You got a couple of problems. The opening as we've originally drawn it kind of falls right on top of this wall stud over here and we've got this switch that we've gotta deal with. This is a switch that's duplicated by another one on the inside of the bathroom.

We're gonna take this one out.  But we're left with this opening right here.  So our solution to clear this wall stud and to cover this box with the lip of our niche right here is to move everything to the right just about one inch.

That will be enough to accomplish what we want.  But not so much that it appears to be off center.  Now before we start cutting into the wall, we take a precautionary step. Steve uses a flashlight and compact mirror to take a peek inside through the intercom opening to make sure we're clear of any pipes, wires or heating ducts.
Over here in this bay between these 2 studs, we don't have an access port. So we're gonna cut one.  I cut the inspection port with a drywall saw. Then Steve confirms that we're clear to make the big cut. While Steve and Laurie go to work with the drywall saws, I take a little time getting to know Tilas Lars, the first grand champion abyssinian I've ever met. Okay, all finished huh?
STEVE:
Yeah.
RON HAZELTON:
Okay, Laurie, grab right here. Steve, get your bands in here.  Just kind of wiggle it back and forth a couple times and pull it off. 
STEVE:
You sure this is what you want to do Laurie?
LAURIE:
Yeah.
RON HAZELTON:
Okay, pull it off. Take it off.
LAURIE:
Oh, it came off in one piece.
RON HAZELTON:
Beautiful. A small strip along the edge is still attached to a stud. So we remove it with a pry bar.  Well we're about to take on the most interesting part of this project, removing these sections of wall studs right here that are in our opening.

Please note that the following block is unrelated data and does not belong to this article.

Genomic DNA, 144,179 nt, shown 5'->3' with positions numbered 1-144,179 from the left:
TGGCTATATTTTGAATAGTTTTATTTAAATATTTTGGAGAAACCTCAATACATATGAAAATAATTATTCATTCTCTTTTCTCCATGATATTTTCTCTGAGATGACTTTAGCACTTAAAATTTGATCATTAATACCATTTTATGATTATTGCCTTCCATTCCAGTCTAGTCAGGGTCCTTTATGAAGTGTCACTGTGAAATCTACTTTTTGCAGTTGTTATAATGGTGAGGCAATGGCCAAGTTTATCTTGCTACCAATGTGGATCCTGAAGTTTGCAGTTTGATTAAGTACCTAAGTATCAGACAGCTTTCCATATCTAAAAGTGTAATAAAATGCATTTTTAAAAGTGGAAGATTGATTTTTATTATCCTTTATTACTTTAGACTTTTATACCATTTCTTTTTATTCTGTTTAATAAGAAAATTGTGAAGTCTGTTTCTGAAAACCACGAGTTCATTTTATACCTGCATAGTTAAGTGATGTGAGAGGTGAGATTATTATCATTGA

Now 2 things are important here.  I want to make sure that this is not a load bearing wall. What's a load bearing wall? Well that's a wall that supports some weight from above. Usually sealing joists. We went up in the attic and determined that this in fact was not a load bearing wall.

If you're going to take on a project like this, make sure that you do the same. And if you don't know, then that's the time to call in an expert and have them tell you. Secondly, I want to minimize the damage of the surrounding wall as I'm taking these out, so with that in mind, I've drawn some lines down here and cut some slots, just about an inch and a half below our opening and I'm going to insert this saw -

- this is called a reciprocating saw, the blade - because the blade reciprocates back and forth. We're gonna put it through this slot right here and I'm gonna cut off the bottom portion of this stud.  Okay Steve. Want to give it a shot?
STEVE:
Sure, I'd love to.
RON HAZELTON:
See these are loose now but they are attached with screws that are coming through the dry wall from the other side, wallboard.  So we're gonna have to kind of pull these out.

To get a better grip, Laurie and I attach a couple of clamps to the stud and then rock it back and forth.  Just take the clamps off. Okay.  And see if you can drop it down a little bit. There you go.
LAURIE: